In directing “The Summit of the Gods,” Patrick Imbert knew that the scenes taking place on Mount Everest would be challenging to animate but there were other scenes that he paid special attention to. “There are some dialogue scenes and I pay a lot of attention to those scenes because the animation is very sober. You cannot hide behind swagger and you have to be really precise,” he says during our recent webchat (watch the video above). He further explains how getting these scenes right could be even more difficult than animating the scenes on Everest. “It is not necessary to animate too much, but you have to catch the right movement depending on what you want to say.”
Currently streaming on Netflix, the film examines the drive behind the people that seek to conquer the world’s tallest mountain. A young Japanese reporter Makoto encounters Habu, who is in possession of a camera that belonged to George Mallory, a climber who disappeared in trying to summit Everest. As Makoto begins trying to seek out Habu, he learns about Habu’s tragic past as a climber and eventually ends up accompanying and documenting Habu’s journey to reach the top of Everest.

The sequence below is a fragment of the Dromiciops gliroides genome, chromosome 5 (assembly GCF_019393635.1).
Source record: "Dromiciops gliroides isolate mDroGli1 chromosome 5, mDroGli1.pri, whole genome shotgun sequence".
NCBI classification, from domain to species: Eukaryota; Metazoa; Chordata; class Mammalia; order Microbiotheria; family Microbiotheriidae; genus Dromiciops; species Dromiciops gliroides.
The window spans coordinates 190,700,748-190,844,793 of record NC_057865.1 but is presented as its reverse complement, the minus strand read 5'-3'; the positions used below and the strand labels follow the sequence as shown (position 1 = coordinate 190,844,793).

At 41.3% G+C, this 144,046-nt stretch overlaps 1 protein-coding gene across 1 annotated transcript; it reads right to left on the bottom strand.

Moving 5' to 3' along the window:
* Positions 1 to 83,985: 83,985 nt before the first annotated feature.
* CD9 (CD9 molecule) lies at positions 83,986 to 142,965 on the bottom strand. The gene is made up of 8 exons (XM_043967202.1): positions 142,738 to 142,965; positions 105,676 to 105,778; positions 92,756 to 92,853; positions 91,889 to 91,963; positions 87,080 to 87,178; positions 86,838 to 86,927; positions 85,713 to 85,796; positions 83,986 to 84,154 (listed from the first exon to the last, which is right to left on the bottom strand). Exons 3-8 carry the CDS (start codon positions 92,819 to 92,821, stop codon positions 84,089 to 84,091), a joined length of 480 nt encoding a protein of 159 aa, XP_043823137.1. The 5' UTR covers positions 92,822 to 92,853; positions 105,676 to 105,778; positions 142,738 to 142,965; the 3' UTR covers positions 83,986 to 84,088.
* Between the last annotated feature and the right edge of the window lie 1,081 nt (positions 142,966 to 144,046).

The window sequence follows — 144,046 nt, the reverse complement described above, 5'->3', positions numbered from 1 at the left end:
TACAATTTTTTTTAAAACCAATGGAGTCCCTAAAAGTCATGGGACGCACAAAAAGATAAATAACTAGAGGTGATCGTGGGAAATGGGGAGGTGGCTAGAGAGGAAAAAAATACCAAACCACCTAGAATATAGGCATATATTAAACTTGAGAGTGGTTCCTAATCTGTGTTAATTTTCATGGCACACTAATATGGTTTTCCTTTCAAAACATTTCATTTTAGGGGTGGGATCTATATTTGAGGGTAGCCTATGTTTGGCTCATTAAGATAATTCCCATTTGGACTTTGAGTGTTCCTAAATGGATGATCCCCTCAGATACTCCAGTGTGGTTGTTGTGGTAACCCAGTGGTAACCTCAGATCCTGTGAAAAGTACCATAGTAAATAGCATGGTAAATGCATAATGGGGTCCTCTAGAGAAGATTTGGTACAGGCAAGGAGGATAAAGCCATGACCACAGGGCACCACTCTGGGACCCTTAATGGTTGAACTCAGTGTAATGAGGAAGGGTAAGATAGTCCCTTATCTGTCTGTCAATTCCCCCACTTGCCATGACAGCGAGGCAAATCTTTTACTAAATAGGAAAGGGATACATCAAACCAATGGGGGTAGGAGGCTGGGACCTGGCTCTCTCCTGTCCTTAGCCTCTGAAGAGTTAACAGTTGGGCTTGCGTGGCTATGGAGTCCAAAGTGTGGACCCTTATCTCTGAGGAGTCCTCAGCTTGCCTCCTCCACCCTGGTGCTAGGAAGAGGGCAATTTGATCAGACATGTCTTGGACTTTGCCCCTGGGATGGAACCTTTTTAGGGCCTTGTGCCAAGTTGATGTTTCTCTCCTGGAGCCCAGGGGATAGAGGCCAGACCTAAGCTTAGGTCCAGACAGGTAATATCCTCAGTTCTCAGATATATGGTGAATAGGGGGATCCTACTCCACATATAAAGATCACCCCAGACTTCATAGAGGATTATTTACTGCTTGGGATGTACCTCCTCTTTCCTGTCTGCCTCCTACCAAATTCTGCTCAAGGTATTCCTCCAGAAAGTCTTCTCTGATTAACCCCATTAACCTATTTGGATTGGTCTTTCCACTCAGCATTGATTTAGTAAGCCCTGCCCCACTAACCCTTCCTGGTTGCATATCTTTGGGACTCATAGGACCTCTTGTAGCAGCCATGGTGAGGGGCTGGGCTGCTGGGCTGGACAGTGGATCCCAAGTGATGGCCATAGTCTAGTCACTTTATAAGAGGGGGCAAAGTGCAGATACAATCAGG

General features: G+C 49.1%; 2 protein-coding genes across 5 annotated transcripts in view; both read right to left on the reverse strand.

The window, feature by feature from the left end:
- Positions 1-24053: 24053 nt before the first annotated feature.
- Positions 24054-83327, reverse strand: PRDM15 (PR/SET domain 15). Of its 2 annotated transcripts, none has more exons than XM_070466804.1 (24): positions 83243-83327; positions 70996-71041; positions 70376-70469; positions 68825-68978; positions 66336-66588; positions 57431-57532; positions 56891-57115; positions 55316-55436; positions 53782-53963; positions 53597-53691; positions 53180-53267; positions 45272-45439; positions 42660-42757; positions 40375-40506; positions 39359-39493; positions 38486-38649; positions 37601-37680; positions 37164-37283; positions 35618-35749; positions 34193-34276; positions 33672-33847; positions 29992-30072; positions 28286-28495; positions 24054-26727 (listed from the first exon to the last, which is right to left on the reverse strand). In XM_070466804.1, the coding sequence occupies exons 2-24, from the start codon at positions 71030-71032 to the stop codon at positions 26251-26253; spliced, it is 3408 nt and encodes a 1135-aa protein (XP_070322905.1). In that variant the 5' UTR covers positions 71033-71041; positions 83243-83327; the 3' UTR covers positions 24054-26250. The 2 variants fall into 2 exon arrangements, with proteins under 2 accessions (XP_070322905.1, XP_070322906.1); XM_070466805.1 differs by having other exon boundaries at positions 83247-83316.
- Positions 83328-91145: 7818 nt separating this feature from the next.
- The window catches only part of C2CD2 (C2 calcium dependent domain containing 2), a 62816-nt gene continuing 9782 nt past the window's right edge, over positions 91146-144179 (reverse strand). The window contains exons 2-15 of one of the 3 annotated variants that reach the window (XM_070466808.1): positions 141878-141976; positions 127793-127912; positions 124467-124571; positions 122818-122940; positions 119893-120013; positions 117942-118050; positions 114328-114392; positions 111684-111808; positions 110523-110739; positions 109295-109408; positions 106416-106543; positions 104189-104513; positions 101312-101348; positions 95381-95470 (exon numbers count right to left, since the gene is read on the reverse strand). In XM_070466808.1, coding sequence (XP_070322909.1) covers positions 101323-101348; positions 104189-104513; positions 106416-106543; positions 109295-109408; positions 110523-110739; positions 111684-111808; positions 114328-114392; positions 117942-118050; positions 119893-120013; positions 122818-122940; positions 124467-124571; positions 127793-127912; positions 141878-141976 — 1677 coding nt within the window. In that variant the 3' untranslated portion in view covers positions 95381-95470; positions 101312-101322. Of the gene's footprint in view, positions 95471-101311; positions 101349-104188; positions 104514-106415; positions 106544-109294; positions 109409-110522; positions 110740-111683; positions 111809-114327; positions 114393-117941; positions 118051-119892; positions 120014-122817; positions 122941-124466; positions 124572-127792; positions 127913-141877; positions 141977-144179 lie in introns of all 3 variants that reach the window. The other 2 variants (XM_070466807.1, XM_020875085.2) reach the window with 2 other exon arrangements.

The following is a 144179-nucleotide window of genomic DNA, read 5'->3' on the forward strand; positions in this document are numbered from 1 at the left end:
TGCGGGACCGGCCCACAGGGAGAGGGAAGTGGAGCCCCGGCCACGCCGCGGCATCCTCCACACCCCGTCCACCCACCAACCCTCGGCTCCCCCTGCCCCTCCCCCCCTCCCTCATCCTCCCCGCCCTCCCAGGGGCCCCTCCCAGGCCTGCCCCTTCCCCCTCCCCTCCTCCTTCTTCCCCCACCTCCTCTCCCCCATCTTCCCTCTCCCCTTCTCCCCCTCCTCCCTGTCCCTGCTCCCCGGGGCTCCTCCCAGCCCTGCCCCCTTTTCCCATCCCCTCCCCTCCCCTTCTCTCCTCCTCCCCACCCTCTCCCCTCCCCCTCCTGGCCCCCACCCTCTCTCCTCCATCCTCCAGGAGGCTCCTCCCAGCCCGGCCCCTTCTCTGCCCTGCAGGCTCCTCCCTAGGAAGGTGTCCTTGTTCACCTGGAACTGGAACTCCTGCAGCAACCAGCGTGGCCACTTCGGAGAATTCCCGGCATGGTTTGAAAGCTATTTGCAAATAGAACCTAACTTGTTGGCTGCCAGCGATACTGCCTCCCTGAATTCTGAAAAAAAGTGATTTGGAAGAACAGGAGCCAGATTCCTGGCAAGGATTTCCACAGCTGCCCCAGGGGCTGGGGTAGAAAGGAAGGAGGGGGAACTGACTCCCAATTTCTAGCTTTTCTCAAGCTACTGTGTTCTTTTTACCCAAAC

In animating the climbing scenes, Imbert consulted with several climbers including one that had successfully summited Everest. “He was a French guy and he told us about his experiences and he told us how it was a lot of effort to work when you are very high.” But even with hearing about the conditions, Imbert emphasizes that those aspects don’t capture the power of the story being told. “That doesn’t make the intensity of the scene. That is just a base for how it works but then you have to do the cinema work for making it intense as well.”
The score of the film is another aspect that Imbert had grand ideas about before a composer even came on board. “My idea was that the music had to be on both sides. There’s the Hollywood kind of music that goes with the mission and on the other side it had to give some personal look to the mountain.” When Amine Bouhafa actually came on board to do the film’s score, he didn’t even compose any melodies for Imbert. “He started by using tools and sounds and would ask am I okay with this one. Then he created the melody and it took a long time and I think it’s the longest period on a movie for me.”
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